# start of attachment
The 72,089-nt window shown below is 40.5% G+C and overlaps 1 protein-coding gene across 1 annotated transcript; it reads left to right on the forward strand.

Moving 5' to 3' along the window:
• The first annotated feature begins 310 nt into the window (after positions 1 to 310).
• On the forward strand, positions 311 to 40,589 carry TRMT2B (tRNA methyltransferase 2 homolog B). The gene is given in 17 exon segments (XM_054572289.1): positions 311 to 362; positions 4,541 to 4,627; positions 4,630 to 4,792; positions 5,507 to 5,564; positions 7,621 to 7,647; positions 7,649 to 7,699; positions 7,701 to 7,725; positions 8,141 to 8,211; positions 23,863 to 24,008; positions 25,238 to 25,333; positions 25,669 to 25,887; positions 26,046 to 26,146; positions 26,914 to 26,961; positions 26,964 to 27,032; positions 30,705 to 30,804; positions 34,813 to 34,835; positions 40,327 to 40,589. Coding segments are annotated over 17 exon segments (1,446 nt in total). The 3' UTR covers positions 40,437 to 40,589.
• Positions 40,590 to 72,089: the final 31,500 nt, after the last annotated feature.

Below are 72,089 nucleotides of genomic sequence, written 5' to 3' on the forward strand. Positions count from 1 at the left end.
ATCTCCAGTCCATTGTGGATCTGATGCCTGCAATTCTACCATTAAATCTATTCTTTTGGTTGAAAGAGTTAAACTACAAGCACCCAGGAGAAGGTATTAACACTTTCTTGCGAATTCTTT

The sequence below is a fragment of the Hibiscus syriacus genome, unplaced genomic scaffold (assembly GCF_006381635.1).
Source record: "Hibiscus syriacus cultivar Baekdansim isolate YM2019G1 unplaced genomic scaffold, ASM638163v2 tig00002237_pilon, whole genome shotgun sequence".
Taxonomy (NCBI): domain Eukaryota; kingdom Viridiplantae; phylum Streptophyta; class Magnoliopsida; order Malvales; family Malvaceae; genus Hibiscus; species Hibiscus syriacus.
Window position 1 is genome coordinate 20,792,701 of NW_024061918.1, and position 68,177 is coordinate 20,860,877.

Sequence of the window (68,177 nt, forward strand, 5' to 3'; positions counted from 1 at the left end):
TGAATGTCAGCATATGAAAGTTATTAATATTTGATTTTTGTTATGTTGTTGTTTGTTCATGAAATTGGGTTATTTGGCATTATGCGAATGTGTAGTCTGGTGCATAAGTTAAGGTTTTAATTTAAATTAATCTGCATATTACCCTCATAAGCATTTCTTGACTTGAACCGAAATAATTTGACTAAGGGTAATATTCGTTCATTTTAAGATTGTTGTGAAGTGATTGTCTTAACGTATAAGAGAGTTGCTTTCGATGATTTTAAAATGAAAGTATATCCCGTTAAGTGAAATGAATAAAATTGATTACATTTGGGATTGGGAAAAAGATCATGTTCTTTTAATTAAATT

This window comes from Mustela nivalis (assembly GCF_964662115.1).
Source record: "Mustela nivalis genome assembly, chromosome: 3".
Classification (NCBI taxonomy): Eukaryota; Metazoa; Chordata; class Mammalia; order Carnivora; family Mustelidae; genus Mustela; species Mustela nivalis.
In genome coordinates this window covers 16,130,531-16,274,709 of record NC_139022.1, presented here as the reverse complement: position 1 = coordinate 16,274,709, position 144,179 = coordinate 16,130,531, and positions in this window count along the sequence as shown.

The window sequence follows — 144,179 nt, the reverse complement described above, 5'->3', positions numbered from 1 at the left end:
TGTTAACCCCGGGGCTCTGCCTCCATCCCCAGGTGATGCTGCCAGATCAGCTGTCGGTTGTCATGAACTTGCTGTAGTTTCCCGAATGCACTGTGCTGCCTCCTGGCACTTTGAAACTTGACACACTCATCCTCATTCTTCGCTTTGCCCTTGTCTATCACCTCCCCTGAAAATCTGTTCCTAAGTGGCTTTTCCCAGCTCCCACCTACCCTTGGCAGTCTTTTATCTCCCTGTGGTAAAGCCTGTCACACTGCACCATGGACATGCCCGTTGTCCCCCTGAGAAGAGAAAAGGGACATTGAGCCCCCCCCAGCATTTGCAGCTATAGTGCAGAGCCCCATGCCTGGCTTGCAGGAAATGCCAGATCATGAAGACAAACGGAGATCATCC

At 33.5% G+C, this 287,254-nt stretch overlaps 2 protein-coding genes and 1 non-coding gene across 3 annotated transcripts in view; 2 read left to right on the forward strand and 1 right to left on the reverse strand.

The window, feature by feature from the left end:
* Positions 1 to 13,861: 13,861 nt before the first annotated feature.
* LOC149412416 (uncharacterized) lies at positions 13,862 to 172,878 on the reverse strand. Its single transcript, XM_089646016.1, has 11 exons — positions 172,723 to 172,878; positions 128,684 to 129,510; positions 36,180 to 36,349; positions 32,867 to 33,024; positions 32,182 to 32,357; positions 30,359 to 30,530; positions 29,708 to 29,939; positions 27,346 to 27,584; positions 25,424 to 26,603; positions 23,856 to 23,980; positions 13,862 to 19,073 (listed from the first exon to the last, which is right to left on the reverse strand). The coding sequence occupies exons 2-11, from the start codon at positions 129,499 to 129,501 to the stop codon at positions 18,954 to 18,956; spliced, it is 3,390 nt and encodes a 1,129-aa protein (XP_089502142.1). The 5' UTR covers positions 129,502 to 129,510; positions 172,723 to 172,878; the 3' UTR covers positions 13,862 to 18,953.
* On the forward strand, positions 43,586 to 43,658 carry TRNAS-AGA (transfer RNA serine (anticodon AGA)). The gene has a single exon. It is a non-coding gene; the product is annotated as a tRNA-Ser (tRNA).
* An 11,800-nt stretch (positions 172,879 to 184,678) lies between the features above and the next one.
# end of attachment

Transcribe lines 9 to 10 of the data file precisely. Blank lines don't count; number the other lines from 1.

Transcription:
Source record: "Hibiscus syriacus cultivar Baekdansim isolate YM2019G1 unplaced genomic scaffold, ASM638163v2 tig00002237_pilon, whole genome shotgun sequence".
Taxonomy (NCBI): domain Eukaryota; kingdom Viridiplantae; phylum Streptophyta; class Magnoliopsida; order Malvales; family Malvaceae; genus Hibiscus; species Hibiscus syriacus.